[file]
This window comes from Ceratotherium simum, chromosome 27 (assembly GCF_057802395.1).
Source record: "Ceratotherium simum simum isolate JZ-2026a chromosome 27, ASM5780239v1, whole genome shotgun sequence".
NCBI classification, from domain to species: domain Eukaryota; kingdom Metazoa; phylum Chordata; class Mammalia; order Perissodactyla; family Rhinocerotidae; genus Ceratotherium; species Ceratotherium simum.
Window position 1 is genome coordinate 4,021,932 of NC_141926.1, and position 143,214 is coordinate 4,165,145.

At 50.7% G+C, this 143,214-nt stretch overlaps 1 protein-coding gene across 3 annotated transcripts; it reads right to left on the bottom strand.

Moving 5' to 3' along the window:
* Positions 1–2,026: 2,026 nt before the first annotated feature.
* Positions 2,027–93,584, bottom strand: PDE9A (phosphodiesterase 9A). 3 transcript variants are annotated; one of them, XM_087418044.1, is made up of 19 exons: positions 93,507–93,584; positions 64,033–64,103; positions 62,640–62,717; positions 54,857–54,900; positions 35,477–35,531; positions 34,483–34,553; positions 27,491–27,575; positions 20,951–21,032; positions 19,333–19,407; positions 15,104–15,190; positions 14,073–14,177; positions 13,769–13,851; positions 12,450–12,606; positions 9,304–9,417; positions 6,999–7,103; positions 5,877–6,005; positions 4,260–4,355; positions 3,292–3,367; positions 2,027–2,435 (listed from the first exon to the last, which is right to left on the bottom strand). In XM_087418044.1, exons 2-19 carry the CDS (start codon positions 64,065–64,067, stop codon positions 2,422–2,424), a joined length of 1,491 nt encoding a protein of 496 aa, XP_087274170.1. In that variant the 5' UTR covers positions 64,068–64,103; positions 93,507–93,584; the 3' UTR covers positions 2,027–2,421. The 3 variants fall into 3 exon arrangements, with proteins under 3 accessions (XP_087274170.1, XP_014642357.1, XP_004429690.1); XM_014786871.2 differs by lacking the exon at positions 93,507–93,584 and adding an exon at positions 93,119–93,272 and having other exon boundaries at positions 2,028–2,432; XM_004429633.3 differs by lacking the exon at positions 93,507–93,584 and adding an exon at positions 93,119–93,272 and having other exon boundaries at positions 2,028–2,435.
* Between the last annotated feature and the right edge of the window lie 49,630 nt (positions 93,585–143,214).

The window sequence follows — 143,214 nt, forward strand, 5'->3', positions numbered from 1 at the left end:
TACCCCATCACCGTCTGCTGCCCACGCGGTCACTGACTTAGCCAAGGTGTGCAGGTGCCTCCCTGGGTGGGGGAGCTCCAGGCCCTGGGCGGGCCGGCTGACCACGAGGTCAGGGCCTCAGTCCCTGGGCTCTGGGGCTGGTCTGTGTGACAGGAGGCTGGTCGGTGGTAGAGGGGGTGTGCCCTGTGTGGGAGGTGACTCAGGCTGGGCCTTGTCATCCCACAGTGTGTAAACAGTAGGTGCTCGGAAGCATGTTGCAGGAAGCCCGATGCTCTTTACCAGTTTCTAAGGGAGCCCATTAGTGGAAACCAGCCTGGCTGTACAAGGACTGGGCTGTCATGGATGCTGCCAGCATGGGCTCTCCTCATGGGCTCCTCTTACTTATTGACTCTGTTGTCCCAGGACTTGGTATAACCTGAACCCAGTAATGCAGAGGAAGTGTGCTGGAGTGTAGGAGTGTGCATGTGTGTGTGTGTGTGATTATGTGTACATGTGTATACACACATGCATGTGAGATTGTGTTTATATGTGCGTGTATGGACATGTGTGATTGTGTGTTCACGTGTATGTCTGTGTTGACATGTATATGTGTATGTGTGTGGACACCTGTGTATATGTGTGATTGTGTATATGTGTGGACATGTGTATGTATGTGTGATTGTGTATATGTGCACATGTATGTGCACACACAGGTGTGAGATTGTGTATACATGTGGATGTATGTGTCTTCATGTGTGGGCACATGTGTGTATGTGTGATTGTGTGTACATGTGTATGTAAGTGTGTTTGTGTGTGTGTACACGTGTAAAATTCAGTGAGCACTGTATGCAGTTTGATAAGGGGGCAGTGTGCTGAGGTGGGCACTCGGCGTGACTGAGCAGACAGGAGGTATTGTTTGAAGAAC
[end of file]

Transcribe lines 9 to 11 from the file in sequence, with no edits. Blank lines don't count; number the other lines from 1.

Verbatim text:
* Between the last annotated feature and the right edge of the window lie 49,630 nt (positions 93,585–143,214).

The window sequence follows — 143,214 nt, forward strand, 5'->3', positions numbered from 1 at the left end:
TACCCCATCACCGTCTGCTGCCCACGCGGTCACTGACTTAGCCAAGGTGTGCAGGTGCCTCCCTGGGTGGGGGAGCTCCAGGCCCTGGGCGGGCCGGCTGACCACGAGGTCAGGGCCTCAGTCCCTGGGCTCTGGGGCTGGTCTGTGTGACAGGAGGCTGGTCGGTGGTAGAGGGGGTGTGCCCTGTGTGGGAGGTGACTCAGGCTGGGCCTTGTCATCCCACAGTGTGTAAACAGTAGGTGCTCGGAAGCATGTTGCAGGAAGCCCGATGCTCTTTACCAGTTTCTAAGGGAGCCCATTAGTGGAAACCAGCCTGGCTGTACAAGGACTGGGCTGTCATGGATGCTGCCAGCATGGGCTCTCCTCATGGGCTCCTCTTACTTATTGACTCTGTTGTCCCAGGACTTGGTATAACCTGAACCCAGTAATGCAGAGGAAGTGTGCTGGAGTGTAGGAGTGTGCATGTGTGTGTGTGTGTGATTATGTGTACATGTGTATACACACATGCATGTGAGATTGTGTTTATATGTGCGTGTATGGACATGTGTGATTGTGTGTTCACGTGTATGTCTGTGTTGACATGTATATGTGTATGTGTGTGGACACCTGTGTATATGTGTGATTGTGTATATGTGTGGACATGTGTATGTATGTGTGATTGTGTATATGTGCACATGTATGTGCACACACAGGTGTGAGATTGTGTATACATGTGGATGTATGTGTCTTCATGTGTGGGCACATGTGTGTATGTGTGATTGTGTGTACATGTGTATGTAAGTGTGTTTGTGTGTGTGTACACGTGTAAAATTCAGTGAGCACTGTATGCAGTTTGATAAGGGGGCAGTGTGCTGAGGTGGGCACTCGGCGTGACTGAGCAGACAGGAGGTATTGTTTGAAGAAC